For film fans, the Olympics finally justified their existence last night by being host to the premiere of the new Rogue One: A Star Wars trailer, the first to officially acknowledge Darth Vader will be in this movie. Within minutes of its debut, my Twitter feed was overflowing with rough approximations of this:
Within an hour, YouTube personalities like Emergency Awesome had already posted their overwhelmingly enthusiastic reaction videos breaking down all the easter eggs and plot reveals.
It’s 13 hours later now meaning I’m approximately 12 hours too late to be writing a reaction article about this trailer. Countless sites and YouTubers have already broken down the trailer frame by frame to suss out any plot details because who really wants mystery anymore. Comments sections have predictably erupted into flame wars, with many of the Ghostbusters haters now moving on to hating Rogue One because it is the second consecutive Star Wars to dare to have a female lead.
And I mostly just feel like a cranky old man. I watched the trailer last night. It’s fine. This is supposed to be the one which communicates plot whereas the earlier trailer communicated tone. However, I think the plot still comes off as slightly jumbled in this trailer. This is a movie about a bunch of mercenary-types who band together to pull off a heist against a big bad. That kind of plot is easily distilled in trailer form (e.g., Magnificent Seven and Oceans 11), yet by the time we reach the group shot at the end of Rogue One we still have no idea who most of these people are, a bunch of Redshirts who’ll probably die.
Still, that shot of Felicity Jones staring down a Tie fighter is masterfully put together. Plus, both Donnie Yen as the blind Force-sensitive dude with the sword and Alan Tudyk as the voice of a surly robot could be scene-stealers.
No, don’t do it, Kelly. Keep steering this back toward positive comments. Think happy thoughts. Don’t be a Debbie Downer.
What did I say? Look at all those views other sites and YouTubers get by spreading the hype and feeding the beast. Fuck, Chris Hardwick has built his whole entire media empire off of him loving everything geek-related, and now Kevin Smith is doing the same thing. Come on. Think about what you’re doing here. Be a cheerleader, not another mad dude yelling on the internet. No one wants to hang out with that guy:
What is the point of this movie? Why do we need to see the story of how the rebels got the plans to the first Death Star? If this doesn’t in some way directly inform The Force Awakens or Episode 8 then what are we even doing here? As fellow WeMinoredInFilm writer Julianne joked with me earlier today today, you might as well call this Star Wars: Filler or Star Wars: Brand Extension. Sure, I’ll watch it because Disney will pump my nephew so full of advertising that there’s no way this won’t turn into a family trip to the movies come Christmas, which is a new annual tradition I appreciate, but I’d much rather see Episode 8. Should Rogue One turn out to directly inform the new trilogy films then I’ll gladly eat my words, but, seriously, this better not just be a standalone adventure.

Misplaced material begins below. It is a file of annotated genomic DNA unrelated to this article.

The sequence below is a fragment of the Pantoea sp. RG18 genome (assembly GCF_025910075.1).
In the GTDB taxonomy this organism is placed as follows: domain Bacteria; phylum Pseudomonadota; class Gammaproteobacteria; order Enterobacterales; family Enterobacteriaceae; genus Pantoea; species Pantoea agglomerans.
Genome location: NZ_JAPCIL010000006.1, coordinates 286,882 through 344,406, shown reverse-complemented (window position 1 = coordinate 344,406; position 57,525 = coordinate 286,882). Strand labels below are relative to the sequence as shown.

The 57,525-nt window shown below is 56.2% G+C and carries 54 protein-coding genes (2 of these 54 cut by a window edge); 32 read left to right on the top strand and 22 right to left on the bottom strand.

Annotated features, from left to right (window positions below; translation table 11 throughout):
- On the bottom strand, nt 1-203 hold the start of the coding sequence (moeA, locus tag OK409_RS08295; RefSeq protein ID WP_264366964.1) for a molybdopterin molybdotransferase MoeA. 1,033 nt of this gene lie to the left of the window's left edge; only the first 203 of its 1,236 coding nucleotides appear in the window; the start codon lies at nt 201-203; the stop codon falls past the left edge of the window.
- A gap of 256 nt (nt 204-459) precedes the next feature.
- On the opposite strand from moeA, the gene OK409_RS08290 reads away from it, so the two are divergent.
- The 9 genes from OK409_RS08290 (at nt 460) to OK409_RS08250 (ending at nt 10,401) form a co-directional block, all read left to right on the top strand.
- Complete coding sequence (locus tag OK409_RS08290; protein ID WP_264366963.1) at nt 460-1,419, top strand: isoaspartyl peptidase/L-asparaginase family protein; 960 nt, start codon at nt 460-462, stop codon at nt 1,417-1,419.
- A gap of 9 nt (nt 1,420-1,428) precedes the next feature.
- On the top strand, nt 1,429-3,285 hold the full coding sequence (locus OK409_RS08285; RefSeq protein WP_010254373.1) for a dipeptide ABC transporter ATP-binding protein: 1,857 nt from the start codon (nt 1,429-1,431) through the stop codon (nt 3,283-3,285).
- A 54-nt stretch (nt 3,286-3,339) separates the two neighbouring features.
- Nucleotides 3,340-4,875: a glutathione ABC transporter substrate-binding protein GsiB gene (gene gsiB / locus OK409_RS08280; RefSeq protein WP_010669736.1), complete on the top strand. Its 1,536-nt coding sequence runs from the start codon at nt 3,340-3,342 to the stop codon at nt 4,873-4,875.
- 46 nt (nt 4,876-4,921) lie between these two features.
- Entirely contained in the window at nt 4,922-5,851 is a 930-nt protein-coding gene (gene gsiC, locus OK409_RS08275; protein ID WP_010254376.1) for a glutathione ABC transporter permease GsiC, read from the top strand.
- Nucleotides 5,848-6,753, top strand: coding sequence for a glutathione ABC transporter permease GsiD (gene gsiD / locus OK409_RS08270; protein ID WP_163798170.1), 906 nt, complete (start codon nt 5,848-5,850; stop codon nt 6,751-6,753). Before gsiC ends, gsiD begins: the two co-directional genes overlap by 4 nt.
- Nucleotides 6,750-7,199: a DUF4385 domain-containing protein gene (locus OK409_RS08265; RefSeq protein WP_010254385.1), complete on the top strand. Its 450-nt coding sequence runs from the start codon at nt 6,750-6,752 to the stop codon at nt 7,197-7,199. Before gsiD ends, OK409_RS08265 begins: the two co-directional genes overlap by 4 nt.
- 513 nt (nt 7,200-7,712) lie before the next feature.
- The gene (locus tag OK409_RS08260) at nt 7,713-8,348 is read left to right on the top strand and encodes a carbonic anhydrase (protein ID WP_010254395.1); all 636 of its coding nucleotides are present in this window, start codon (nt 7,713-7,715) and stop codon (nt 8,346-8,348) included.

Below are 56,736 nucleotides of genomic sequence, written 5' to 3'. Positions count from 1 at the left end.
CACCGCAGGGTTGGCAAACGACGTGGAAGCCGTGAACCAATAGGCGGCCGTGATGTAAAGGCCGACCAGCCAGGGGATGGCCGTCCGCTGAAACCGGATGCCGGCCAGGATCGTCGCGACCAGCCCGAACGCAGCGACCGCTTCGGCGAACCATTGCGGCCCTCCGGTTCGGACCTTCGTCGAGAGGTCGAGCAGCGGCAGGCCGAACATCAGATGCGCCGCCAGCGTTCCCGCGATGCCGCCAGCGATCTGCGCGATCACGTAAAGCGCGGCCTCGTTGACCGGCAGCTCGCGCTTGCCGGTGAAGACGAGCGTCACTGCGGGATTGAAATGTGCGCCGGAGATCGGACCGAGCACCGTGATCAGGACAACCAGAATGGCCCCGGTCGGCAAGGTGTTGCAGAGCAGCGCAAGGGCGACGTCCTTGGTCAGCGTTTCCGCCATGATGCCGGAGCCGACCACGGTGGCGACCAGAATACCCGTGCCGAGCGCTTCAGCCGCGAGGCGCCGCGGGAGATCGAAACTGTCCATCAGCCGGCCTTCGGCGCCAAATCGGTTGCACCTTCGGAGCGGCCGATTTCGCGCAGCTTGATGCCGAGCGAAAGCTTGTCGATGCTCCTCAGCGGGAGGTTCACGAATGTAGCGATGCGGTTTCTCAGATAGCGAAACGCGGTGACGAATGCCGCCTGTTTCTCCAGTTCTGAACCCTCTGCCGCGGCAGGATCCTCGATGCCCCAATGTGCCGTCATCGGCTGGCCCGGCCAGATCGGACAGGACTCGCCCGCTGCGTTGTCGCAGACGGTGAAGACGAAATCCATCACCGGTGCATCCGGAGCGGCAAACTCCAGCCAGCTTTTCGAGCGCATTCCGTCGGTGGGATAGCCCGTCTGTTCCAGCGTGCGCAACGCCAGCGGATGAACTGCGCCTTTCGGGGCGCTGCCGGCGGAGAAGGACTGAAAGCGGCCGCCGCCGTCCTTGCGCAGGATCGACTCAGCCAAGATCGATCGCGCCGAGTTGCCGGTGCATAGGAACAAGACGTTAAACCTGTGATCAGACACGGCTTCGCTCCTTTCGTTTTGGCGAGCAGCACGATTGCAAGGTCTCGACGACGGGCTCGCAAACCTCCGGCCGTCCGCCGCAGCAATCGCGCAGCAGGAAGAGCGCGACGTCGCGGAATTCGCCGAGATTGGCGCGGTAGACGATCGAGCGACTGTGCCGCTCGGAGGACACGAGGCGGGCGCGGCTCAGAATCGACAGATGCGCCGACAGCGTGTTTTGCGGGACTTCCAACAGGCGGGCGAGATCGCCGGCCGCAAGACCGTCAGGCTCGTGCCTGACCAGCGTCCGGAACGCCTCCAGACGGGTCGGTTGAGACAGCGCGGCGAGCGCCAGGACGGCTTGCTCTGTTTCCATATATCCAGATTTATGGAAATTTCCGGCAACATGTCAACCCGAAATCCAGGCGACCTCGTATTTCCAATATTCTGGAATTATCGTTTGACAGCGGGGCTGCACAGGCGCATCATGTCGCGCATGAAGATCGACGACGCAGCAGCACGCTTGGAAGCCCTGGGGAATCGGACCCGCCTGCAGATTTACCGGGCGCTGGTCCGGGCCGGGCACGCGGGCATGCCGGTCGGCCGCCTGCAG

Furthermore, holy crap do I not care about Darth Vader anymore. We’ve had 6 movies with this guy, 6 seasons of The Clone Wars, 2 seasons of Star Wars Rebels, a bunch of LEGO animated specials and now a running, surprisingly cool Marvel comic book line. His ghost practically haunted The Force Awakens. He is a pop culture icon, but he’s also a pop culture icon whose story is long since over. The more we’ve learned about him the weaker he has become as a character and symbol. Rogue One will likely aim to restore some of that mystery and menace he possessed in A New Hope, but I like that the new generation has their own Darth Vader now in the form of Kylo Ren. Selling a movie on the appeal of Darth feels like a step back, especially after Force Awakens already echoed Vader in its trailers. This is the type of box office risk-weary decision which resulted in the Joker being inserted into Suicide Squad.
Lastly, we’ve all been fooled by trailers, good or bad, before, and I’m sure all of those post-Suicide Squad “The Joker’s not in it as much as I thought he would be” complaints will be repeated with Darth Vader and Rogue One. Similarly, Rogue One is, by all accounts, a troubled production which the studio is trying to fix in post because they don’t like how dark the movie turned out. Sound familiar, Suicide Squad fans? At last check the director, Gareth Edwards, has been forced to take on a collaborator to help him fix things. I previously gave Disney the benefit of the doubt, but after Suicide Squad I’m kind of over offering Hollywood that courtesy.
I’ll probably come back to this article in December and feel foolish and regret how much I gave in to cynicism. If so, great, because that’ll mean Rogue One turned out to be a movie which justifies its own existence. But for now all I can muster is a big bah-humbug.